If Lewis attacked humanistic materialism in Out of the Silent Planet, he declared war on transcendentalism and its ilk in That Hideous Strength. The primary antagonists of this book, the National Institute for Coordinated Experiments (the N.I.C.E.), is actually a front for demonic activity. Its members outside of the inner circle which Mark Studdock so desperately yearns for, however, are fringe scientists who range from dupes like Dr. Filostrato to Horace Jules, a dimwitted populist who in reality knows little about science. Interestingly, Wikipedia describes him as a pastiche of H.G. Wells, who apparently advocated for the active persecution of all religions in his book The Shape of Things to Come. Lewis' disdain for the elevation of science, pseudo or otherwise, in conjunction with the aforementioned philosophies, above faith is vividly and expertly demonstrated. Above all, however, these books possess wit as well as wisdom, the distinguishing hallmark of all of Lewis' works.
I was Facebook chatting with my dear friend Caleb yesterday, and we were discussing a petition on to get the Lewis estate to get on the road to making a film series about The Space Trilogy.  While I doubt that this petition will get much of anything done (I signed it anyway), it's still a cool idea. If The Space Trilogy were made as film series, we'd need producers and writers who loved the books as much as fans like Caleb and I do, plus a director who would be willing to honor the source material. As the old cliche goes (courtesy of the New  York Film Academy website), you can make a bad movie with a good screenplay, but you can't make a good movie with a bad screenplay. Who would direct? I honestly don't know. I'm not as big of a movie buff as Caleb, and even he doesn't know for sure. He suggested J.J. Abrams, but that's kind of a long shot. I do know, however, who I wouldn't want directing a Space Trilogy movie series. My nightmare director is M. Night Shyamalan. With Tim Burton as producer. I hope I don't give anybody bad dreams. I could, however, settle for a radio drama adaptation by Focus on the Family. They did outstandingly with Narnia and Screwtape. In the meantime, however, The Space Trilogy truly remains outstanding in obscurity.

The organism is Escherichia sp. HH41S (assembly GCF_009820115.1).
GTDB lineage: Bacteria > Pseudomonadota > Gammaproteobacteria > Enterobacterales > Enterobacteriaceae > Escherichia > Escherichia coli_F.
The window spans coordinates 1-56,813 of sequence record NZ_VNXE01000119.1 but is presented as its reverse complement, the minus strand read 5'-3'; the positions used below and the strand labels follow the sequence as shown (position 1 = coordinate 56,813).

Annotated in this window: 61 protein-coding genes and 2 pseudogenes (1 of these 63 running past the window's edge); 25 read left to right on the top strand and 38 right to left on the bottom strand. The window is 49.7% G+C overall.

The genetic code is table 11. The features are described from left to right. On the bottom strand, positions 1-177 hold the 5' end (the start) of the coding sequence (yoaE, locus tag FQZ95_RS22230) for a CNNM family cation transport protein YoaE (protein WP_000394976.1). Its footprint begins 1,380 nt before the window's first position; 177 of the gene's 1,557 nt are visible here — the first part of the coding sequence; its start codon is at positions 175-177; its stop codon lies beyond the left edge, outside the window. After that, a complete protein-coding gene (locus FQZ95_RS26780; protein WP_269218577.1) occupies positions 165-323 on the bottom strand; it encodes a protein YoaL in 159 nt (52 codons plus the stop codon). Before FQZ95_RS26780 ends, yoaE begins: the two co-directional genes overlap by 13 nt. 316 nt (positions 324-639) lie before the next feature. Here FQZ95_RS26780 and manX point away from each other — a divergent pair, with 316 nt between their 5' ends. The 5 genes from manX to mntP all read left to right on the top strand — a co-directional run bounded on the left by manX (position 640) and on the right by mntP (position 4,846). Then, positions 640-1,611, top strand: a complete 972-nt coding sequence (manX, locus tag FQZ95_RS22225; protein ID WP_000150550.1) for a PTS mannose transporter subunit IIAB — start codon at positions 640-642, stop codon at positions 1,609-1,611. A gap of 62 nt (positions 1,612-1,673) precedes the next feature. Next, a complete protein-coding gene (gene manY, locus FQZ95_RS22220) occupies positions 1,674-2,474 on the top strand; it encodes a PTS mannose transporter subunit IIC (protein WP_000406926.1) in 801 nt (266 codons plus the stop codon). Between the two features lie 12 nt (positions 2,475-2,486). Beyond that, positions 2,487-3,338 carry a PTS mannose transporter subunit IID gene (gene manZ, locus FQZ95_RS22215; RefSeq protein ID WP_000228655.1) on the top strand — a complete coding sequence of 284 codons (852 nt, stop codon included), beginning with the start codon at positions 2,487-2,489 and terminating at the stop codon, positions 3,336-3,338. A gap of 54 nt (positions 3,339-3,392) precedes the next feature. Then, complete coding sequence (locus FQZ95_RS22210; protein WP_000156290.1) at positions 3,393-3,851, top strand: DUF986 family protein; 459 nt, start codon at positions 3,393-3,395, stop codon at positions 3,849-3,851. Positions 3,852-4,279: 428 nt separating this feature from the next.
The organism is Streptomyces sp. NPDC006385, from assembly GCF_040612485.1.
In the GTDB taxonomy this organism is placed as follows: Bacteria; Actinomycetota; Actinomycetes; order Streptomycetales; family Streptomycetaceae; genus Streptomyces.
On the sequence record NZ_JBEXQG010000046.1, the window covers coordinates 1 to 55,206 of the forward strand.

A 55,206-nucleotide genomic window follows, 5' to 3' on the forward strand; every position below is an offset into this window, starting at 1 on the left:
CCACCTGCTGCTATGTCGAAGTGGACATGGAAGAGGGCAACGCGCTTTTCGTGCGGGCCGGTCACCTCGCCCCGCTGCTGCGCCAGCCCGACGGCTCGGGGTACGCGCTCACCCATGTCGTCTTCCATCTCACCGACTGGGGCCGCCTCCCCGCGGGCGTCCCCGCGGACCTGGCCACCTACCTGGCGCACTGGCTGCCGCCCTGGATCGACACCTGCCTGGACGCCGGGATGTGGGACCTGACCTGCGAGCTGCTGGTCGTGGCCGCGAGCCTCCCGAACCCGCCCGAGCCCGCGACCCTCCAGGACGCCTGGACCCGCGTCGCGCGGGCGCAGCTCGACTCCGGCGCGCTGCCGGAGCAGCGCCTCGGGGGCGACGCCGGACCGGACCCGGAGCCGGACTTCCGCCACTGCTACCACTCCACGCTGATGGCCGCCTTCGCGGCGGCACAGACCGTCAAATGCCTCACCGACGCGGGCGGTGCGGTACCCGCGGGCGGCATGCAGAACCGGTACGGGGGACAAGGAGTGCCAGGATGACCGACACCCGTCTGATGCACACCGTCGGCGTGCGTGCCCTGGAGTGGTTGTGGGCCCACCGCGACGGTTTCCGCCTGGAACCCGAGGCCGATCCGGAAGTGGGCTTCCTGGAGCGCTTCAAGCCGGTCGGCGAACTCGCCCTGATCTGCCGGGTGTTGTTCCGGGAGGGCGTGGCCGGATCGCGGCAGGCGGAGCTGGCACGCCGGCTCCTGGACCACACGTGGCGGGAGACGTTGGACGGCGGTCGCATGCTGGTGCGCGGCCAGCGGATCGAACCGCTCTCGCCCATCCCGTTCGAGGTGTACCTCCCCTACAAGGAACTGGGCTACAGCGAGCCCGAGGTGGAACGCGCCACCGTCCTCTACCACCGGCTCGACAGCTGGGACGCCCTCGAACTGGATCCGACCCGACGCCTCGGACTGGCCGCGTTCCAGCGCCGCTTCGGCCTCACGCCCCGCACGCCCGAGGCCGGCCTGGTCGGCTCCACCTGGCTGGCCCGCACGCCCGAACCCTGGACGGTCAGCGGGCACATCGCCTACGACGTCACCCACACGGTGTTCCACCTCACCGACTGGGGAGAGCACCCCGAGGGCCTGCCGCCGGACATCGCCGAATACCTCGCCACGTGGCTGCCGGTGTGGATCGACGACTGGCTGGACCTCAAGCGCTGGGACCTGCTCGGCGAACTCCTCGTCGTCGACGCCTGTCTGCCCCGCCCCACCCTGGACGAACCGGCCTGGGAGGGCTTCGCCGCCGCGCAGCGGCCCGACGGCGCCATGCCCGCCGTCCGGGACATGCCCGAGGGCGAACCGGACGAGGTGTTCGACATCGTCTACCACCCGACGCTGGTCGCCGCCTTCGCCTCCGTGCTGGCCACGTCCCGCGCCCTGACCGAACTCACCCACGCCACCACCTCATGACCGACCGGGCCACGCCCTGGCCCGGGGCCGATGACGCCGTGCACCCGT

Who do you readers think would make a good director for The Space Trilogy film series? Does that petition have a snowball's chance in Hades? If you've read The Space Trilogy, which of the books is your favorite? Leave a comment and let me know!